01
Feb
08

Linux Networking

TCP/IP Network Configuration Files:

  • File: /etc/resolv.conf – host name resolver configuration file
    search name-of-domain.com  - Name of your domain or ISP's domain if using their name server
    nameserver XXX.XXX.XXX.XXX - IP address of primary name server
    nameserver XXX.XXX.XXX.XXX - IP address of secondary name server

    This configures Linux so that it knows which DNS server will be resolving domain names into IP addresses. If using DHCP client, this will automatically be sent to you by the ISP and loaded into this file as part of the DHCP protocol. If using a static IP address, ask the ISP or check another machine on your network.
    Red Hat/Fedora GUI: /usr/sbin/system-config-network (select tab “DNS”.

  • File: /etc/hosts – locally resolve node names to IP addresses
    127.0.0.1         your-node-name.your-domain.com  localhost.localdomain  localhost
    XXX.XXX.XXX.XXX   node-name

    Note when adding hosts to this file, place the fully qualified name first. (It helps sendmail identify your server correctly) i.e.:

        XXX.XXX.XXX.XXX  superserver.yolinux.com  superserver

    This informs Linux of local systems on the network which are not handled by the DNS server. (or for all systems in your LAN if you are not using DNS or NIS)
    Red Hat/Fedora GUI: /usr/sbin/system-config-network (select tab “Hosts”.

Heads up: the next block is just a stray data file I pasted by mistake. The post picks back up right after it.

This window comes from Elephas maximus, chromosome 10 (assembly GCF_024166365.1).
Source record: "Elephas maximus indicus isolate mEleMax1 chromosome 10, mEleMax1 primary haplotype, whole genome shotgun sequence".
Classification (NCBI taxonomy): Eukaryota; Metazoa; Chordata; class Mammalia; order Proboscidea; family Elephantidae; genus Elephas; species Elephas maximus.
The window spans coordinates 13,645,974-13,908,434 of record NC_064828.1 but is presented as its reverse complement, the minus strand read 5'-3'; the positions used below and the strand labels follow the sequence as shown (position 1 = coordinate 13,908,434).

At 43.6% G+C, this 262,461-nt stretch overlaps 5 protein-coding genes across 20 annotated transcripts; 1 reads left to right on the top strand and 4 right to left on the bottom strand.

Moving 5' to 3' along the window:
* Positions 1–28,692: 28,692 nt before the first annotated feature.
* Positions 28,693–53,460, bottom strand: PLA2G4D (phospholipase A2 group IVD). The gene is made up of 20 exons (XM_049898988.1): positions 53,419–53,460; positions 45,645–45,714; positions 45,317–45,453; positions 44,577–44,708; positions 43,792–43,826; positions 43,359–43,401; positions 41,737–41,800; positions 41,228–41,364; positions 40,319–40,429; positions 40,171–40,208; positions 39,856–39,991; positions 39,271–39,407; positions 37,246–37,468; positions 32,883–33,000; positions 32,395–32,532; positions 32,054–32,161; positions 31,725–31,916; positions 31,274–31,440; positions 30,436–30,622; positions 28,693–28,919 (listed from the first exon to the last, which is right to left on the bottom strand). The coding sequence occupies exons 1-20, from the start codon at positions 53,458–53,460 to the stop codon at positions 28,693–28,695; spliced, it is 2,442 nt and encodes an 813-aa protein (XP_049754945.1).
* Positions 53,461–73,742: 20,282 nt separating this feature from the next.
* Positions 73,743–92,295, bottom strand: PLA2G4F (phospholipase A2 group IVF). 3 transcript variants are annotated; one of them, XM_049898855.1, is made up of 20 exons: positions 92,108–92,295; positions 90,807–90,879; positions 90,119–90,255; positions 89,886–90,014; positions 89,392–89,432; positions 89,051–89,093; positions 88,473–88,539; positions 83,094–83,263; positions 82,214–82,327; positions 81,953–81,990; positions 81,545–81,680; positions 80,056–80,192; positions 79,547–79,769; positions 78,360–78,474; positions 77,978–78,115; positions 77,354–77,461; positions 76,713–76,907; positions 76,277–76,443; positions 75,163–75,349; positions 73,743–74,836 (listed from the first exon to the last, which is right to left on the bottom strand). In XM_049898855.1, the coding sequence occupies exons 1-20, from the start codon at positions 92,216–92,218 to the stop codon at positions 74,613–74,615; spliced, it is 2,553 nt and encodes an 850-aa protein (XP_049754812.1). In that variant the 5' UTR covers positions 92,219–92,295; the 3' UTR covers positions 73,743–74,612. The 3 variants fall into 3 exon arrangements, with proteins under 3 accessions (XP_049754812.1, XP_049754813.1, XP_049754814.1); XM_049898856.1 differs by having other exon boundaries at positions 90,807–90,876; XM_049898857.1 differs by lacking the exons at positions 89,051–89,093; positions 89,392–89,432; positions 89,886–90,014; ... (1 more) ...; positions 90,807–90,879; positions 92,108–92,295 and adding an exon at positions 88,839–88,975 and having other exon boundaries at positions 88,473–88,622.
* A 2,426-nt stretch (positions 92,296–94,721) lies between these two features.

• File: /etc/nsswitch.conf – System Databases and Name Service Switch configuration file
    hosts:   files dns nisplus nis

    This example tells Linux to first resolve a host name by looking at the local hosts file(/etc/hosts), then if the name is not found look to your DNS server as defined by /etc/resolv.conf and if not found there look to your NIS server. In the past this file has had the following names: /etc/nsswitch.conf, /etc/svc.conf, /etc/netsvc.conf, … depending on the distribution.


Fedora / Red Hat Network Configuration Files:
  • /etc/sysconfig/network Red Hat network configuration file used by the system during the boot process.
  • File: /etc/sysconfig/network-scripts/ifcfg-eth0
    Configuration settings for your first ethernet port (0). Your second port is eth1.
  • File:
    • /etc/modprobe.conf (kernel 2.6)
    • /etc/modules.conf (kernel 2.4)
    • (or for older systems: /etc/conf.modules)

    Example statement for Intel ethernet card:

    alias eth0 eepro100